These increases should be announced with a long period of advance notice, he added, to give businesses time to adapt and plan.
In addition, the Government should provide reassurance that each review of the carbon tax will account for a “matrix of socio-economic factors”, including gross domestic product (GDP) impact projections, cost of living and employment, he said.
The revenue from the carbon tax can be used to expand funding for energy efficiency and green financing schemes, and efficiency grants can be extended to other industries including transportation and agriculture, Mr Wee added.
Start-ups and joint ventures specialising in emerging green technologies and services could receive tax exemptions and the Government should incentivise green financing initiatives by financial institutions, he said.
In his speech, MP Jamus Lim (WP-Sengkang) noted that Singapore’s current carbon tax was an “important first step”, but that it has been too “tentative”. “This figure falls far below recommended amounts by just about every credible source,” he added.
At the same time, he noted that there are also “attractive alternatives” to the carbon tax in the form of a “cap-and-trade system”.
Such a system would cap the total amount of emissions to a target, before subsequently allowing the trading of each firm’s allocated emissions amount.
“The idea behind this is straightforward - firms that are better at reducing their carbon footprints stand to gain by selling their share to other, less-efficient firms. Meanwhile, those with less carbon-reduction capacity can obtain reprieve by purchasing offsets from these more-efficient firms,” said Dr Lim.
However, Dr Lim noted that cap-and-trade systems tend to "fall prey to uncertainty in terms of compliance costs".
"In a post-recession economic climate, where uncertainty over impending costs is especially pernicious for the functioning of business, it makes more sense to allow uncertainty to fall on the total emissions front," he said, adding that carbon taxes are less likely to be "gamed".
"The experience of countries that have sought to introduce quantity restrictions on pollutants is that they are difficult to ensure compliance," he said.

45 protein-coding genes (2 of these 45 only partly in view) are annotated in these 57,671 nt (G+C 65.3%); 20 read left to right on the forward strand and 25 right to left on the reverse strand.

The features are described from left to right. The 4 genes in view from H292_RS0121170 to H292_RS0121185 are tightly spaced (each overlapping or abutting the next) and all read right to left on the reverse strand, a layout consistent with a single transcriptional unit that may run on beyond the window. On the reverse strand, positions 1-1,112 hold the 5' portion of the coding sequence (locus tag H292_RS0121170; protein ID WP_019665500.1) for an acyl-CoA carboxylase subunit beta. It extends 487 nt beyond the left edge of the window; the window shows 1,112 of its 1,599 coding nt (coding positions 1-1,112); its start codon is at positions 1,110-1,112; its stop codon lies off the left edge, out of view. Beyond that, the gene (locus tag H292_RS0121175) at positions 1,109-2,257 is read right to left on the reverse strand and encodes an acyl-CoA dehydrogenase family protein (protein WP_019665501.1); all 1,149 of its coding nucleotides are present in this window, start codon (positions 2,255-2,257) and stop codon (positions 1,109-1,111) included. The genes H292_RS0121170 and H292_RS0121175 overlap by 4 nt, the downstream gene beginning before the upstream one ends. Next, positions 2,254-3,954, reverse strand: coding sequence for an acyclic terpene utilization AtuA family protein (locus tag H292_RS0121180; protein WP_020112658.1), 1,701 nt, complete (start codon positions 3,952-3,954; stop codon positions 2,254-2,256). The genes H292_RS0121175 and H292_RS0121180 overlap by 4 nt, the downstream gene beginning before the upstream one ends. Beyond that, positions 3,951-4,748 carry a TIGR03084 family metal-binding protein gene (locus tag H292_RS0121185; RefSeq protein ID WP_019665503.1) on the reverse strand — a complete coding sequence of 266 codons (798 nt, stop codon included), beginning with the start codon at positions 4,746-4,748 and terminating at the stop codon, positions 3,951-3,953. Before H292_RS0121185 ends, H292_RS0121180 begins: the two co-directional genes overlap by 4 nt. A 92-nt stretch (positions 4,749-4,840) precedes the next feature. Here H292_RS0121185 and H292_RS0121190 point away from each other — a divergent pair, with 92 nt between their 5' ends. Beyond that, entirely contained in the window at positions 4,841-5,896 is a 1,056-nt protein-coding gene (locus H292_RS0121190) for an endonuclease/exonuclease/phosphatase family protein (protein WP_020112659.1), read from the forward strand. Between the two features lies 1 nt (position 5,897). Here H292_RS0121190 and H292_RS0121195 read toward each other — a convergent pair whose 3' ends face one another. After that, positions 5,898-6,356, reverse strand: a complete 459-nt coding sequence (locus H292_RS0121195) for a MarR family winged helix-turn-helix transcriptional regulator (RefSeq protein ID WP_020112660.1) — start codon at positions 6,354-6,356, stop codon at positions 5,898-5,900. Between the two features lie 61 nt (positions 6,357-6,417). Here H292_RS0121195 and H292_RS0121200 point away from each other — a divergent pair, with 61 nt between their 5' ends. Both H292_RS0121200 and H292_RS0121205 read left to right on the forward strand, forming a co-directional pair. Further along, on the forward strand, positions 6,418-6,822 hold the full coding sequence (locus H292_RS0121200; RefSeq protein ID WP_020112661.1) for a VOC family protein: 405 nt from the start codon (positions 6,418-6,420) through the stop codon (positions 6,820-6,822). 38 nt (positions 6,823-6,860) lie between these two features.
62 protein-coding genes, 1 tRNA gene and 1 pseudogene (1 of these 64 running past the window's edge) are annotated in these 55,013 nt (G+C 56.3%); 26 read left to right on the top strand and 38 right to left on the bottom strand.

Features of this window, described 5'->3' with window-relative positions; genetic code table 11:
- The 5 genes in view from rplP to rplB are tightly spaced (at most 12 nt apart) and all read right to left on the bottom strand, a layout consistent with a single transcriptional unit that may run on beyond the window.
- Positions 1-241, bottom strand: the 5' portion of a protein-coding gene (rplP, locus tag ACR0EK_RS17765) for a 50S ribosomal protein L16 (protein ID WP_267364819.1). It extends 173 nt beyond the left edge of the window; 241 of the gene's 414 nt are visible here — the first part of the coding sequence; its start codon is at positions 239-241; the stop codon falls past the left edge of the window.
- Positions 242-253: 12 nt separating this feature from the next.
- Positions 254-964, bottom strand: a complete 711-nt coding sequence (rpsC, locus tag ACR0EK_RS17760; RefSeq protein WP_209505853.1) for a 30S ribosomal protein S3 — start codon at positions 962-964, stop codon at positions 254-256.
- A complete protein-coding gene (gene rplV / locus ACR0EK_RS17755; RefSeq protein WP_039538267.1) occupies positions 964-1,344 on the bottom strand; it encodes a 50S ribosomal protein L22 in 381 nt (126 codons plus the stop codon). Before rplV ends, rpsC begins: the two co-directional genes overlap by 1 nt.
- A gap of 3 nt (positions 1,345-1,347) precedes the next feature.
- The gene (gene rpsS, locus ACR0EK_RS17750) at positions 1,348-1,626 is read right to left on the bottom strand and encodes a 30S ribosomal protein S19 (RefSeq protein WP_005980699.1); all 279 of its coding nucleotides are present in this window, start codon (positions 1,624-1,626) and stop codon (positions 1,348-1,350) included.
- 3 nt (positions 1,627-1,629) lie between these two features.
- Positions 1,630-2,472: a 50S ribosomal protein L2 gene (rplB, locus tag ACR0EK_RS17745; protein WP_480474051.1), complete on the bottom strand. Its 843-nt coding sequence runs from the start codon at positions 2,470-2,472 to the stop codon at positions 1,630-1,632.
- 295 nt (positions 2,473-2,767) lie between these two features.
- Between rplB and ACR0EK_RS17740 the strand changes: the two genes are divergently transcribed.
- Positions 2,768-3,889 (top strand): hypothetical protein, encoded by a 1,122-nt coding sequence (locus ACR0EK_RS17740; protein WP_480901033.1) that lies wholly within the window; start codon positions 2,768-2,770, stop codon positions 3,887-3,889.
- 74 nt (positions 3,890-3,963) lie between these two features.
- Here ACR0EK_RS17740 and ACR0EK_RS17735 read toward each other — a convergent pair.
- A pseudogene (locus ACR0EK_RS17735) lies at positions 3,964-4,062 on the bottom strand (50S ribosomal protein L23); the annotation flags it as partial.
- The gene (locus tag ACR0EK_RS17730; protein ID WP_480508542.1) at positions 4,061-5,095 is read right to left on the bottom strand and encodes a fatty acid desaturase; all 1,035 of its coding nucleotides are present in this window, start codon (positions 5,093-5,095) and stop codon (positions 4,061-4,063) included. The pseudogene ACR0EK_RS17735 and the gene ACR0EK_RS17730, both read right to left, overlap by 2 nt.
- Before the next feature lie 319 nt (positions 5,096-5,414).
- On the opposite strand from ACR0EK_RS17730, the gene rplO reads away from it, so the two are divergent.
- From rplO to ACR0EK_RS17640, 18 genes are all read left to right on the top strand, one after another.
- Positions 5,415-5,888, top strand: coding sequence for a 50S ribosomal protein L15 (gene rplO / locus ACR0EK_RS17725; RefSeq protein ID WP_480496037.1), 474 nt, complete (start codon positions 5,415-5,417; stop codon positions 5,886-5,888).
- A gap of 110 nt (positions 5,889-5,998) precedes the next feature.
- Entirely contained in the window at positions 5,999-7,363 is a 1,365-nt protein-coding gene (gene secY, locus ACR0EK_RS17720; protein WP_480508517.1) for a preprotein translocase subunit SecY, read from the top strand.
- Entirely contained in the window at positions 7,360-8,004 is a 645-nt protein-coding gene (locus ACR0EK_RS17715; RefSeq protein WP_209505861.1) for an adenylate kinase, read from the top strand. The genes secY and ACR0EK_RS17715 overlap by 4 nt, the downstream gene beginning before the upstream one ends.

"In comparison, a carbon tax, based as it is on a price mechanism, is straightforward, easily observed and monitored, and hence more likely to be enforced successfully."
REFINING AND PETROCHEMICALS INDUSTRY ‘AN ELEPHANT IN THE ROOM’
MP Louis Chua (WP-Sengkang) pointed out that the updated emissions target that Singapore submitted to the UN in 2020 does not limit emissions growth beyond what was the country committed to in 2015.
Although he recognised the Government’s target of 33 million tonnes of carbon dioxide emission by 2050, half that of the 65 million tonnes for 2030, Mr Chua said that the target still falls short of the Intergovernmental Panel on Climate Change’s recommendations to achieve net-zero emissions by 2050.
He noted that more than 110 countries, including the European Union, Japan and South Korea pledged carbon neutrality by 2050, and China, the world’s largest emitter of carbon dioxide has pledged to reach carbon neutrality by 2060.
“Even as a small island-state, Singapore has always been daring in our vision for the future. Climate change should be no different. We can, should, and must do more,” he said.
Among Mr Chua’s suggestions was for Singapore to pivot away from the refining and petrochemical industry.
Describing the sector as an “elephant in the room” in discussions on climate change, Mr Chua noted that in 2017, about 75 per cent of Singapore’s industrial emissions were from the refining and petrochemical industry.
“There is, therefore, an urgent need to consider the role such industries will play in the Singapore economy of 2050 and beyond,” he said.
Key players in the industry have started to move towards cleaner energy sources, with Shell and BP setting “ambitious targets” of becoming a net-zero emissions company by 2050, said Mr Chua, who questioned if Singapore should continue to focus on the “old-economy industries of the past”.
“With oil majors pivoting away from fossil fuels, shouldn’t Singapore proactively engage these companies, to partner them on their journey to a net-zero future? How can we accelerate the restructuring of our economy to be better prepared for a low-carbon future, which is fast approaching?”
Editor's note: This article has been updated with additional quotes from Jamus Lim who advocated a carbon tax over a cap-and-trade system in his speech.